“My year at UBC has defined me and transformed my way of thinking,” says Jonathan Abagre, a scholarship student from Ghana. Abagre and classmate Patrice Meteunou, from Cameroon, are the first two graduates of UBC’s MasterCard Foundation Scholars Program, a 10-year global initiative aiming to educate the next generation of African leaders.
The program, launched in 2013, offers more than a financial scholarship. UBC, like other global MCFSP partners, gives these promising yet economically disadvantaged young people a top-tier education augmented by mentorship, leadership workshops and internships. In return, the MasterCard Scholars commit to taking their knowledge back home.
UBC has a long history of welcoming students from around the world. In 1949, a young East African student started a club for the 147 non-Canadian students at the university. They met in a refurbished army hut. The Rotary Club and UBC teamed up to build a proper space and 10 years later, Eleanor Roosevelt inaugurated Canada’s first International House. Today, more than 11,000 international students study at UBC in Vancouver.
For students like Abagre and Meteunou, both proud new holders of Masters in Sustainable Forest Management, joining the ranks of UBC’s international students was the accomplishment of a lifetime. “If you are a forestry grad from UBC, it really means something in the world,” says Meteunou.
Both young men quickly discovered that prestige is hard earned. “It was intensive,” says Meteunou. “Lots of assignments, lots of fieldwork, lots of new software to master, lots of critical reading, and very tough exams.” He often felt at a disadvantage working beside students brought up in the Canadian education system. But he persisted, with hard work and with support from his program mentor. Abagre’s determination helped him get through the rigorous UBC program. “I am so proud of finishing. Now I feel I can handle any pressure I might face in the future.”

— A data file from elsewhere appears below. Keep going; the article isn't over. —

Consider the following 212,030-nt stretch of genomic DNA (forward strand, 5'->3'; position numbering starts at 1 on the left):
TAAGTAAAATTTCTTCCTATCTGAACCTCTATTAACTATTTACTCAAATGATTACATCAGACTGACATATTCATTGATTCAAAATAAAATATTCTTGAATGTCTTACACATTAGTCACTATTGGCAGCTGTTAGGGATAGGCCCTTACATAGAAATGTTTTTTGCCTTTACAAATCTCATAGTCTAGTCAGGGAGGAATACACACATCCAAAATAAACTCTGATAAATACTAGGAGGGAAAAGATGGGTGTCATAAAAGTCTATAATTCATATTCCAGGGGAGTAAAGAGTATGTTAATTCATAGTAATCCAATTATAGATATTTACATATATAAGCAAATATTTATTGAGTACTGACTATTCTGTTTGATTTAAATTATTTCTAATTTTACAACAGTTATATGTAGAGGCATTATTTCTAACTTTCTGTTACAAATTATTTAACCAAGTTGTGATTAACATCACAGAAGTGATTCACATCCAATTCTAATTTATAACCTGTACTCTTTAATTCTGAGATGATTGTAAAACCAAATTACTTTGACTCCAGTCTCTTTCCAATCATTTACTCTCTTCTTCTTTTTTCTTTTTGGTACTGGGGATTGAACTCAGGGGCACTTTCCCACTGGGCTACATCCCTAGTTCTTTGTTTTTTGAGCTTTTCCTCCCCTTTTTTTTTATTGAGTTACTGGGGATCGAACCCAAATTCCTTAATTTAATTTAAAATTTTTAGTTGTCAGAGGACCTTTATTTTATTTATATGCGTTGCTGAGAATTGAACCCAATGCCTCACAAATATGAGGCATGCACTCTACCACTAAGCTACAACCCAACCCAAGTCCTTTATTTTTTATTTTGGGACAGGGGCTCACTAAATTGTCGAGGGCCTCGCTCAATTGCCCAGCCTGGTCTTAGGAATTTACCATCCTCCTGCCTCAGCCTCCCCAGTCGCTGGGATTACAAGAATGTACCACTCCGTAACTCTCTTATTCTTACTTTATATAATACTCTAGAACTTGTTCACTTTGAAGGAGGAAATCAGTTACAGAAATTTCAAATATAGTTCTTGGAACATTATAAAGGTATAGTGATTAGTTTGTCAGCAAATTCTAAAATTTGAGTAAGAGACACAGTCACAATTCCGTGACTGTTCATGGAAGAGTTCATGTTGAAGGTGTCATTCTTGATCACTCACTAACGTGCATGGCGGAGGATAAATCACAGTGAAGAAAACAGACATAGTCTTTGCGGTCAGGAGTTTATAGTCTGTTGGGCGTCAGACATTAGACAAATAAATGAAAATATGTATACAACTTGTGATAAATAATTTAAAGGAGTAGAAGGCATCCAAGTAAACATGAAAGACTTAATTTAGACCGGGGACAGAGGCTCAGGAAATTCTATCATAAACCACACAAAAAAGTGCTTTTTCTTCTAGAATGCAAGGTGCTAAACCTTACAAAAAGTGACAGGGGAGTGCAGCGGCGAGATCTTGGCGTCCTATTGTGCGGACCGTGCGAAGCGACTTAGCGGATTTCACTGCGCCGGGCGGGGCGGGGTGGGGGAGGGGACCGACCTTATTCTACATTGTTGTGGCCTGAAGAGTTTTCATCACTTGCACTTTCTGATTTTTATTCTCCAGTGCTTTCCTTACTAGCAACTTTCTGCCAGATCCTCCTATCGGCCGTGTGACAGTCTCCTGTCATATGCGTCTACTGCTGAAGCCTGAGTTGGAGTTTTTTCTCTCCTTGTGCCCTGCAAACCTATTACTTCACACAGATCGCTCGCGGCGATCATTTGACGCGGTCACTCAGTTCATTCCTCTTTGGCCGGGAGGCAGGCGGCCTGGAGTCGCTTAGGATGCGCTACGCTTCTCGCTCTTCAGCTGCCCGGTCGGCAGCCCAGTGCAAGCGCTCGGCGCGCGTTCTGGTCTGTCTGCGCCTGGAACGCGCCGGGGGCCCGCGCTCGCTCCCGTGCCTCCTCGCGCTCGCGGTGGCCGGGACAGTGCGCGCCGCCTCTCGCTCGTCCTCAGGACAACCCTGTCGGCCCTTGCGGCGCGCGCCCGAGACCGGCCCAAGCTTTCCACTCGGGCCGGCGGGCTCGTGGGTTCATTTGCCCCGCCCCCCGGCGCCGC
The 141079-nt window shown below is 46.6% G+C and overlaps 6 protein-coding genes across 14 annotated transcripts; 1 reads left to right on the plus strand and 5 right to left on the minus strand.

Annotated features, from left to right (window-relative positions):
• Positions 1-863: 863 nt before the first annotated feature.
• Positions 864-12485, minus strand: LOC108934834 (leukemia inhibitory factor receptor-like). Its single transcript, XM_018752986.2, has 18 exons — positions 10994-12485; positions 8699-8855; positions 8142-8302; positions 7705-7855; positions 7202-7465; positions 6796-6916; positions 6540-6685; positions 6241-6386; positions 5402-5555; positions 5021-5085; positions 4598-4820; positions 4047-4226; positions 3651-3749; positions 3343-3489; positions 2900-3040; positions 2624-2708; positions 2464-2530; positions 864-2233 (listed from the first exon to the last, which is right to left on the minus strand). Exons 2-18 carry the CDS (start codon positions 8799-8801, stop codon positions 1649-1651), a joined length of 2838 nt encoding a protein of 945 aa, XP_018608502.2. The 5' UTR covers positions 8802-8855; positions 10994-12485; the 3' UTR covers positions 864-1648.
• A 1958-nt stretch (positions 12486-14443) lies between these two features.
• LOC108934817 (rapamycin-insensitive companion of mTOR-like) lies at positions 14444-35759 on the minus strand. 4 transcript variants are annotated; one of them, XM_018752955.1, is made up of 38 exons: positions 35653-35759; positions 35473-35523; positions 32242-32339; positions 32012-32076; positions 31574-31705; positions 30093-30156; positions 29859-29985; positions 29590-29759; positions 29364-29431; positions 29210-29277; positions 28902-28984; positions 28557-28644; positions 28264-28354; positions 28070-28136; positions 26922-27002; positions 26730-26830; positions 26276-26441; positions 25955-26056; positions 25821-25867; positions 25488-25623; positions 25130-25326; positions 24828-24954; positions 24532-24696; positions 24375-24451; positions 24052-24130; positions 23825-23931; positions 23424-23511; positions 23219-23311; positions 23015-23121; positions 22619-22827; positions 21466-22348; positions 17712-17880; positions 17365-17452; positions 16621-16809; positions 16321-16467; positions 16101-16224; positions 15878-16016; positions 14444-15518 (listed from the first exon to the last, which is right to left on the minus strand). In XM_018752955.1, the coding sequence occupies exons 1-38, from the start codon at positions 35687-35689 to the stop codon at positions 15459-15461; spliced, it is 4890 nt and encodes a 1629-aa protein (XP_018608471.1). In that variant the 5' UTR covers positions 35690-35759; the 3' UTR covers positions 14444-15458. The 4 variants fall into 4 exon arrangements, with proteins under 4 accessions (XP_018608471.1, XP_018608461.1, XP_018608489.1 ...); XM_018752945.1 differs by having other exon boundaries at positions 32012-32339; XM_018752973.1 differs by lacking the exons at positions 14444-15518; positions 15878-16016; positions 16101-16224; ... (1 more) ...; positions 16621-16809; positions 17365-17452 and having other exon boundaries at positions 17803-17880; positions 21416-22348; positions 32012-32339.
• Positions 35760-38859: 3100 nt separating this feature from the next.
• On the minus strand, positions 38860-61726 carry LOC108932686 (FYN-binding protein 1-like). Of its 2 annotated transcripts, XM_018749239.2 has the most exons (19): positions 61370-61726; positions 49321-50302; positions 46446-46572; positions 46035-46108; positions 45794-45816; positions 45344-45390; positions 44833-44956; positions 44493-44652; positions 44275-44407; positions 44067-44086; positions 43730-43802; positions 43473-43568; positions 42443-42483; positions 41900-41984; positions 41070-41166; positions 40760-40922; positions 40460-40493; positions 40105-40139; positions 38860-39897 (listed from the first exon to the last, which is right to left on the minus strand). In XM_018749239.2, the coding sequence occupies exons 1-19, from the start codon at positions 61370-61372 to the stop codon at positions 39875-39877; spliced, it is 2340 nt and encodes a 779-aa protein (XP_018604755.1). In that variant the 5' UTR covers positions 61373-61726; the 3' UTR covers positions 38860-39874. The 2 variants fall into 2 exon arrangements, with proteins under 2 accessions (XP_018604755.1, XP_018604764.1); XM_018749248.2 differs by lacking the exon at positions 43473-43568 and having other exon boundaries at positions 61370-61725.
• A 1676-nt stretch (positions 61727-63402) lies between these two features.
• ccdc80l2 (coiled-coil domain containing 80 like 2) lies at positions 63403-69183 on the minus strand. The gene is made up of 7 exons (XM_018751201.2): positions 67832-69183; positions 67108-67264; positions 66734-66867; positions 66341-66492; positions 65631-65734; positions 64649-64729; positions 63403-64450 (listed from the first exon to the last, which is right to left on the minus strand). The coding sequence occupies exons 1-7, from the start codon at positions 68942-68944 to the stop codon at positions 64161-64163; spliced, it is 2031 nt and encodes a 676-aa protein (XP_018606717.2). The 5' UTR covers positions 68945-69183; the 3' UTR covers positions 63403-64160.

MCFSP Program Director Jolanta Lekich is struck by the resilience she’s seen in the African students. “They’ve faced so many obstacles in their young lives, yet they persevere. They show up on campus with an amazingly positive attitude, keen to participate in everything and to speak up in class. They work so very hard. It is incredibly rewarding to support such deserving students.”
What is next for these young men?
Meteunou plans to launch his own forestry consulting company in Cameroon. “I have learned from the best in the world, and now I want to use those skills to bring government and forestry companies together to sustainably manage our forests.” Eighty percent of Cameroonians rely on forests for food, fuel and jobs, so sustainability is crucial. Meteunou says illegal logging and climate change make for difficult challenges.
Abagre is figuring out how to apply his education in Ghana. First, he’s gaining valuable work experience as a forestry-planning officer in Williams Lake, as well as helping out in local firefighting efforts.
Over the next decade, 112 African students will attend UBC in both graduate and undergraduate programs, thanks to a $25 million grant from The MasterCard Foundation. Lekich says the benefits of the program go both ways. “Our campus is a much richer place with these students introducing us to a whole new way of seeing the world.”